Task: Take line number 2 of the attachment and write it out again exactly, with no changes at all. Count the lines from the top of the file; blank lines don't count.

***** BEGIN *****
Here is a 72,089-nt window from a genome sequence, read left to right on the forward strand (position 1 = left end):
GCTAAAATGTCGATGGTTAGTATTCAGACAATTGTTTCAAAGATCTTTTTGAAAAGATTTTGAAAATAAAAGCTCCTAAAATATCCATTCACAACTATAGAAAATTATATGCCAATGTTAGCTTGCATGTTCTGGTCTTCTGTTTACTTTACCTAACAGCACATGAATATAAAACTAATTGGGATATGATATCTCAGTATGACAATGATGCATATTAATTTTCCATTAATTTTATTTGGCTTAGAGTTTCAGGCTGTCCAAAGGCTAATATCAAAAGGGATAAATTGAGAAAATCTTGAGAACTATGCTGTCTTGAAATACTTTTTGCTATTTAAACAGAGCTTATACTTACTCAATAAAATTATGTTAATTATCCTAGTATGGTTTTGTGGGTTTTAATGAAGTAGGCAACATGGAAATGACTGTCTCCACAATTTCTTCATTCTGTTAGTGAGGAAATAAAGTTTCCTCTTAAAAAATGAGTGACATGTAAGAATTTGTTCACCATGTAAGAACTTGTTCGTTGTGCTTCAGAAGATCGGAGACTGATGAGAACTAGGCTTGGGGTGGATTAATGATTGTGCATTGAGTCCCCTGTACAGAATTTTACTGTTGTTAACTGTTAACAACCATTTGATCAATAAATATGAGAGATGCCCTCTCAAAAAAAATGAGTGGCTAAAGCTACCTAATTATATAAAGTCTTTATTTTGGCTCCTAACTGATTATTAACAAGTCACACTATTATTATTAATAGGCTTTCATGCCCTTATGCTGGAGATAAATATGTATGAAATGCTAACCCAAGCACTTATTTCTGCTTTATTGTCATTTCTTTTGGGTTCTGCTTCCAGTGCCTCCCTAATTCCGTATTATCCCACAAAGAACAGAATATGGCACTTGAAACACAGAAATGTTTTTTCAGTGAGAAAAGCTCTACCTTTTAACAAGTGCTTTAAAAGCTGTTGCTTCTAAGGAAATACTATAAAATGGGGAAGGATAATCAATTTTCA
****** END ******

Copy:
GCTAAAATGTCGATGGTTAGTATTCAGACAATTGTTTCAAAGATCTTTTTGAAAAGATTTTGAAAATAAAAGCTCCTAAAATATCCATTCACAACTATAGAAAATTATATGCCAATGTTAGCTTGCATGTTCTGGTCTTCTGTTTACTTTACCTAACAGCACATGAATATAAAACTAATTGGGATATGATATCTCAGTATGACAATGATGCATATTAATTTTCCATTAATTTTATTTGGCTTAGAGTTTCAGGCTGTCCAAAGGCTAATATCAAAAGGGATAAATTGAGAAAATCTTGAGAACTATGCTGTCTTGAAATACTTTTTGCTATTTAAACAGAGCTTATACTTACTCAATAAAATTATGTTAATTATCCTAGTATGGTTTTGTGGGTTTTAATGAAGTAGGCAACATGGAAATGACTGTCTCCACAATTTCTTCATTCTGTTAGTGAGGAAATAAAGTTTCCTCTTAAAAAATGAGTGACATGTAAGAATTTGTTCACCATGTAAGAACTTGTTCGTTGTGCTTCAGAAGATCGGAGACTGATGAGAACTAGGCTTGGGGTGGATTAATGATTGTGCATTGAGTCCCCTGTACAGAATTTTACTGTTGTTAACTGTTAACAACCATTTGATCAATAAATATGAGAGATGCCCTCTCAAAAAAAATGAGTGGCTAAAGCTACCTAATTATATAAAGTCTTTATTTTGGCTCCTAACTGATTATTAACAAGTCACACTATTATTATTAATAGGCTTTCATGCCCTTATGCTGGAGATAAATATGTATGAAATGCTAACCCAAGCACTTATTTCTGCTTTATTGTCATTTCTTTTGGGTTCTGCTTCCAGTGCCTCCCTAATTCCGTATTATCCCACAAAGAACAGAATATGGCACTTGAAACACAGAAATGTTTTTTCAGTGAGAAAAGCTCTACCTTTTAACAAGTGCTTTAAAAGCTGTTGCTTCTAAGGAAATACTATAAAATGGGGAAGGATAATCAATTTTCA